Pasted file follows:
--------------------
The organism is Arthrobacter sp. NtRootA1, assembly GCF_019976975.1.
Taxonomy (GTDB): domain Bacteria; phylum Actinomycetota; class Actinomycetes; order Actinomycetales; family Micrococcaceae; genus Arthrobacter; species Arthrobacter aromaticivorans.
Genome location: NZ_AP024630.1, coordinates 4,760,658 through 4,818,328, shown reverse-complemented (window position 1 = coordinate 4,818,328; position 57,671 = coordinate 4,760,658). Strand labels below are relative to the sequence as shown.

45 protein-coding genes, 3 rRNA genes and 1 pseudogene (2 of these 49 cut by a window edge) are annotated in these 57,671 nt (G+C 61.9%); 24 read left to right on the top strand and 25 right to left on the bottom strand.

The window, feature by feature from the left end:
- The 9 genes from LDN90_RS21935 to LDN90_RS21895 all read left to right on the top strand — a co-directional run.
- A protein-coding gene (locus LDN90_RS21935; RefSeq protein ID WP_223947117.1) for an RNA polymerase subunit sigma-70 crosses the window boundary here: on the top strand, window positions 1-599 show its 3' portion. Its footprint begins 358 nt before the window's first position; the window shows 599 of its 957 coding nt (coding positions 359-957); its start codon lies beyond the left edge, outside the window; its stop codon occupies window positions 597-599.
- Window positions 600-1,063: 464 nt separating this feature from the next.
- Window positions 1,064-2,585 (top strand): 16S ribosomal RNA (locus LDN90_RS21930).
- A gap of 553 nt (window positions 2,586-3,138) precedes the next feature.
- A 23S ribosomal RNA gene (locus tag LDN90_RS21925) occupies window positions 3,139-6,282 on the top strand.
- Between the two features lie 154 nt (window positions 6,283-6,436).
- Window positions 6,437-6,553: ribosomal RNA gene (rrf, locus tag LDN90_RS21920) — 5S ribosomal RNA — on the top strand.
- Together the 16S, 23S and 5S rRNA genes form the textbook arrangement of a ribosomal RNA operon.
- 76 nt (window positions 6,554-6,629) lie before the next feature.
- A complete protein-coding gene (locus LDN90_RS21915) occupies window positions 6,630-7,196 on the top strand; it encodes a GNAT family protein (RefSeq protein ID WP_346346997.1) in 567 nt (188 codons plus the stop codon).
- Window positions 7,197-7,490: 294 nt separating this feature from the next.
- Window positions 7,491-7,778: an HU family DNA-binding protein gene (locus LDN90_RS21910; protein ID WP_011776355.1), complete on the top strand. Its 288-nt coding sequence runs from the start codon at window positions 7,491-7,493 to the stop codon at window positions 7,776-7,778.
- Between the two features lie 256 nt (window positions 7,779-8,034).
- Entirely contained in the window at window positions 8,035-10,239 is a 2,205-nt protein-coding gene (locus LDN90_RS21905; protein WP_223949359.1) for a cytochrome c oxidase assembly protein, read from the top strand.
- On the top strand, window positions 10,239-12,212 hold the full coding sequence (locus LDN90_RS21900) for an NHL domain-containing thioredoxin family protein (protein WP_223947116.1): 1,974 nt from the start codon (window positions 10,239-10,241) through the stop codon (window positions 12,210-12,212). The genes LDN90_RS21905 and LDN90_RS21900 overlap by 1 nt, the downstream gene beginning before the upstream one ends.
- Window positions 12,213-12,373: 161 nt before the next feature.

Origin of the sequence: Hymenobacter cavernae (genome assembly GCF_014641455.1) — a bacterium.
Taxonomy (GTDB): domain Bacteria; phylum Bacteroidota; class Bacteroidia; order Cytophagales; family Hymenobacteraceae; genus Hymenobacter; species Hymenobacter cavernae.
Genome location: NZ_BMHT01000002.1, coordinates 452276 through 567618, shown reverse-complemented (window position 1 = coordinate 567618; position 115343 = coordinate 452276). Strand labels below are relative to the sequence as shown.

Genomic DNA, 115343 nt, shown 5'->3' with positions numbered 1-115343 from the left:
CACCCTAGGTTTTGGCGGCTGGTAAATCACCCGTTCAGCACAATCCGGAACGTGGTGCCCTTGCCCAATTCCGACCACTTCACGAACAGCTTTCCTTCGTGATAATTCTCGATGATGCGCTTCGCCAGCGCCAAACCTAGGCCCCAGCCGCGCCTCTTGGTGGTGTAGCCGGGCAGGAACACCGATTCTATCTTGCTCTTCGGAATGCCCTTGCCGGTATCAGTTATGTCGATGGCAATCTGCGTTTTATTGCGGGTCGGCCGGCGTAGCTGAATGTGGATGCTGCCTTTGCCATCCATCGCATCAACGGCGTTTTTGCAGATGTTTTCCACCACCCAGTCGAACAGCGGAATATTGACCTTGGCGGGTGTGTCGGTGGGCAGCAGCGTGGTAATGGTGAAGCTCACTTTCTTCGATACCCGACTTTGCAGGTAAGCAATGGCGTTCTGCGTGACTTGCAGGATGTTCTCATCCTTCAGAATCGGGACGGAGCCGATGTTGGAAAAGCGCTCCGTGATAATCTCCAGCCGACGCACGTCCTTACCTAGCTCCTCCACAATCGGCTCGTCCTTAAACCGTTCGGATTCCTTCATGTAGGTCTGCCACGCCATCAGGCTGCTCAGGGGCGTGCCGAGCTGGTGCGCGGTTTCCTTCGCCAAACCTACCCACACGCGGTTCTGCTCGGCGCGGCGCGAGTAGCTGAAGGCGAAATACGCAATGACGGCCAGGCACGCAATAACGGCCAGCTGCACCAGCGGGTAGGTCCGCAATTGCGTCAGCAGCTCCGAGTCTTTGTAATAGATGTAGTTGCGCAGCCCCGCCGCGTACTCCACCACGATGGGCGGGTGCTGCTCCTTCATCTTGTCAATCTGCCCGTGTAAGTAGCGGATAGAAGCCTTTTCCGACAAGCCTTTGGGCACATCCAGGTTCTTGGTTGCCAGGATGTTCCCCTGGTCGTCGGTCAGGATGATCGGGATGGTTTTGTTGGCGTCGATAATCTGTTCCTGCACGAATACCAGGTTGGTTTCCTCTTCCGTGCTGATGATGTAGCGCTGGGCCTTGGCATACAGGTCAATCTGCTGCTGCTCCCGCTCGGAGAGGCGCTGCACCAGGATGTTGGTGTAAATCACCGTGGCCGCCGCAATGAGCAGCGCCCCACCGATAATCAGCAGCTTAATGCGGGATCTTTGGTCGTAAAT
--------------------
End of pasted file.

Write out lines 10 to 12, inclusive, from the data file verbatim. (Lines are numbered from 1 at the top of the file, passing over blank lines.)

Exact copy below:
- A gap of 553 nt (window positions 2,586-3,138) precedes the next feature.
- A 23S ribosomal RNA gene (locus tag LDN90_RS21925) occupies window positions 3,139-6,282 on the top strand.
- Between the two features lie 154 nt (window positions 6,283-6,436).